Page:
Now, you make some very good suggestions to the use of wireless tech in the IQ2!

As I said this is only the beginning and I am sure, well positive, we will add to the wireless capabilities of the IQ2 series. 

I've no idea if face recognition is an API that can be leveraged in the iPad.  If it is then certainly that kind of option could be possible if the data moving around doesn't take too much toll on performance.

Lots of possibilities.

David
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David Grover
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sgilbert
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« Reply #87 on: April 28, 2013, 06:41:47 PM »
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"When the IQ2 begins to ship and you are ready to purchase, if you feel there is a safety issue then I would direct your comments to the relevant licensing authority by which we are measured."

 Smiley
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FredBGG
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« Reply #88 on: April 28, 2013, 07:37:56 PM »
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"When the IQ2 begins to ship and you are ready to purchase, if you feel there is a safety issue then I would direct your comments to the relevant licensing authority by which we are measured."

 Smiley

Ever heard of rental?

One does not necessarily have to buy something to be concerned with the safety of it's use or the most prudent way of using
a first time implementation of WiFi less than an inch from the eye. That said if the promised new body from Phase is a massive improvement
on the current DF I would most likely be a Phase One owner again.
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Doug Peterson
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« Reply #89 on: April 29, 2013, 07:31:34 AM »
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Yes, it's truly uncharted territory using a wifi device near your head.

Except for the 250 million iPhones sold and the enormous number of wifi-enabled Android phones.
« Last Edit: April 29, 2013, 07:37:38 AM by Doug Peterson » Logged

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gerald.d
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« Reply #90 on: April 29, 2013, 07:59:12 AM »
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This has been covered already Doug.

It takes a lot more power to broadcast a wifi signal than it does to receive one, so unless you're habitually making and receiving phone calls whilst your Android or iPhone is serving traffic to a tethered device, I'm not sure your comment is at all relevant.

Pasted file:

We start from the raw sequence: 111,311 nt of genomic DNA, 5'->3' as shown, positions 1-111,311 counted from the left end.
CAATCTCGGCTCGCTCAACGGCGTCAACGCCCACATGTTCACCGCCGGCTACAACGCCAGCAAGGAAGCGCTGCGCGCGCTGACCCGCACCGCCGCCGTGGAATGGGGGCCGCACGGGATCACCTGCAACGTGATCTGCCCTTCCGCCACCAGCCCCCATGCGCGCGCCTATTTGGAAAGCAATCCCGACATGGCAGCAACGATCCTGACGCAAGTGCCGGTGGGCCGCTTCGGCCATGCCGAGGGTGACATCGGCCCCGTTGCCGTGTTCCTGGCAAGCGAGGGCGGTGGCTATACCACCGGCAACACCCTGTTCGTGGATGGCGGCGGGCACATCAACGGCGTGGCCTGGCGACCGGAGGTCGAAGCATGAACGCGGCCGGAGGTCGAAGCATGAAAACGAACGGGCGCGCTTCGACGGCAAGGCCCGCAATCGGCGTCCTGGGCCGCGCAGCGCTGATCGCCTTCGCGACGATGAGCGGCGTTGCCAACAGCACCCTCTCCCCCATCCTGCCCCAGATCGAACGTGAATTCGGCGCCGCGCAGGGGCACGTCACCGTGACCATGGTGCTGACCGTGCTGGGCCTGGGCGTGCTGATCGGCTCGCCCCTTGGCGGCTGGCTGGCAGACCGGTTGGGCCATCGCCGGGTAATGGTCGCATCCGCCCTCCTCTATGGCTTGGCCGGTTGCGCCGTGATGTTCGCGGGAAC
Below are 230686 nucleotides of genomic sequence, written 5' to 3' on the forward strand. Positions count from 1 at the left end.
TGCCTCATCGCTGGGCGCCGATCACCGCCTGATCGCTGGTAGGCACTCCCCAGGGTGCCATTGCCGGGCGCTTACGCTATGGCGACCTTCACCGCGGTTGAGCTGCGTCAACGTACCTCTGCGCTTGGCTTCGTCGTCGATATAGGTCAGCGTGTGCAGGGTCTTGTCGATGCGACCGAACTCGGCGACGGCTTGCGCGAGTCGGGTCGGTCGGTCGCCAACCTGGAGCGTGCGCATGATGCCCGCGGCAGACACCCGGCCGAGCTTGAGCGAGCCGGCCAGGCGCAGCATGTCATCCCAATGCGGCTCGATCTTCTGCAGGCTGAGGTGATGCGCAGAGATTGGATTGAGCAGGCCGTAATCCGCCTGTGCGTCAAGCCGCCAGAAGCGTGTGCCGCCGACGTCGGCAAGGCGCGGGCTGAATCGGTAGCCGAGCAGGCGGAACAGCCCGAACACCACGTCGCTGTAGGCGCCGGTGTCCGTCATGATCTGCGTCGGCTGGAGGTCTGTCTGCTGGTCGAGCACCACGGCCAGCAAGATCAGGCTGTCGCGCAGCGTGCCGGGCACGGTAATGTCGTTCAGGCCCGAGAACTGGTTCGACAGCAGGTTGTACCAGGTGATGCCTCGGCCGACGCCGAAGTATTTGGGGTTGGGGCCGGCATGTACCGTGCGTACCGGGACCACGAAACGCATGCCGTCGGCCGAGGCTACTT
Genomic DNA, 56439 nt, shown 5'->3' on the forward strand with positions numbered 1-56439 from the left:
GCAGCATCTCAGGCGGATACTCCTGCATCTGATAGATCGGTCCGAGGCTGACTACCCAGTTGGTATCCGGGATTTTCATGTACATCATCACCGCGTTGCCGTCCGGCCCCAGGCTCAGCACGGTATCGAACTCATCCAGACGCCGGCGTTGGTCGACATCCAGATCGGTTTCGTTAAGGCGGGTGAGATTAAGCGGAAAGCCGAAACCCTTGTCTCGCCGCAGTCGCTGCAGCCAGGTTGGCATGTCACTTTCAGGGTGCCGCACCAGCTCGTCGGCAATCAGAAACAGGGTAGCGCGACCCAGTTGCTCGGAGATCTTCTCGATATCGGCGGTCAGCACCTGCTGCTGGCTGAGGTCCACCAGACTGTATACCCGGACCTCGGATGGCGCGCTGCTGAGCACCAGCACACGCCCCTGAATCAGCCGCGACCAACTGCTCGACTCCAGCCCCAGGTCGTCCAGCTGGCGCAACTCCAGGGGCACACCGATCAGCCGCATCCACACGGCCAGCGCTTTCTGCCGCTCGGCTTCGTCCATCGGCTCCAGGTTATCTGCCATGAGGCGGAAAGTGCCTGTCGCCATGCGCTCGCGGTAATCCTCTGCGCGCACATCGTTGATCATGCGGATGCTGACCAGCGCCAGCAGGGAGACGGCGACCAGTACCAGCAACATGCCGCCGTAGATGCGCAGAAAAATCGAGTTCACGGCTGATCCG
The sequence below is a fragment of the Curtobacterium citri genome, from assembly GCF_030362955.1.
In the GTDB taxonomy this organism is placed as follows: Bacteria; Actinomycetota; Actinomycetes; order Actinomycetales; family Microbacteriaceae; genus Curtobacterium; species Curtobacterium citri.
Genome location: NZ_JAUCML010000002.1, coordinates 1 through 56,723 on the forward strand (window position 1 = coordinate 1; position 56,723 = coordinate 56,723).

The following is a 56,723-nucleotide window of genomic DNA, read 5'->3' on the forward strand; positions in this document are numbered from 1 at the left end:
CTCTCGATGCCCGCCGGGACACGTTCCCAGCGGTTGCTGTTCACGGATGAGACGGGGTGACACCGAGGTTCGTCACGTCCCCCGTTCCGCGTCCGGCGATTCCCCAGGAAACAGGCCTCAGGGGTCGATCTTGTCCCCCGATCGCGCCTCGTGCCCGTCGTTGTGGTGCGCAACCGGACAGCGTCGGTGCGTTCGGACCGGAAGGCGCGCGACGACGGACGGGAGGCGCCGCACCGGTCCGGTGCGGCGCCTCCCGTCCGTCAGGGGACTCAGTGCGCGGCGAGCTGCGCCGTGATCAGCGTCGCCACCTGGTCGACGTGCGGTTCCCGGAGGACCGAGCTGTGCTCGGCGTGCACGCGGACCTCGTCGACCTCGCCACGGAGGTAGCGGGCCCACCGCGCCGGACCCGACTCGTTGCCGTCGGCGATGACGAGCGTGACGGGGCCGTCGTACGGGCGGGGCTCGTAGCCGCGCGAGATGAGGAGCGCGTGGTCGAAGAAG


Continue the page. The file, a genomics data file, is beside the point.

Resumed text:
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Kolor-Pikker
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« Reply #91 on: April 29, 2013, 08:55:07 AM »
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This has been covered already Doug.

It takes a lot more power to broadcast a wifi signal than it does to receive one, so unless you're habitually making and receiving phone calls whilst your Android or iPhone is serving traffic to a tethered device, I'm not sure your comment is at all relevant.
Except that it's an existing feature, and on a mass market device, certainly the FCC wouldn't pass something with an optional feature that could cause harm, even if the 99% won't use it? To put it in different terms, would it be alright to install machine guns in cars, just because the switch to fire them was in the trunk? Or a 3 hour long movie filled with friendship and happiness needs only 5 seconds of gruesome death to bump the rating up to mature audiences.

Personally, if I were reviewing the technical parameters of the iPhone, and someone said "oh, and you can turn it into a wifi hotspot that can fry your brains, but no one's going too use that", I wouldn't let the device pass.

I'm not of the tin foil hat crowd though, we have so much magnetic radiation around us every day in any typical city environment, with at least a dosen different wireless devices in any office, that I highly doubt it can have a detrimental effect on out health any more than it may already have.
« Last Edit: April 29, 2013, 09:07:09 AM by Kolor-Pikker » Logged
FredBGG
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« Reply #92 on: April 29, 2013, 09:04:30 AM »
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Yes, it's truly uncharted territory using a wifi device near your head.

Except for the 250 million iPhones sold and the enormous number of wifi-enabled Android phones.

Very big difference Doug. WiFi enables cell phones are used on the side of the head and the antennas of
modern smart phones are placed on the bottom of the phone that results in the antennas being about 2 to 3 inches from the side if the face.
On the side of the face there are bones before any organs and the sensitive parts of the inner ear are quite deep in the head.

Also the uncharted territory is placing the WiFi antennas RIGHT IN FRONT OF THE EYE and MUCH CLOSER. The eye is also directly exposed
and is or a spherical shape as well as seated in a conical/spherical eye socket. Both these factors can lead to hotspots and NO SAR TESTING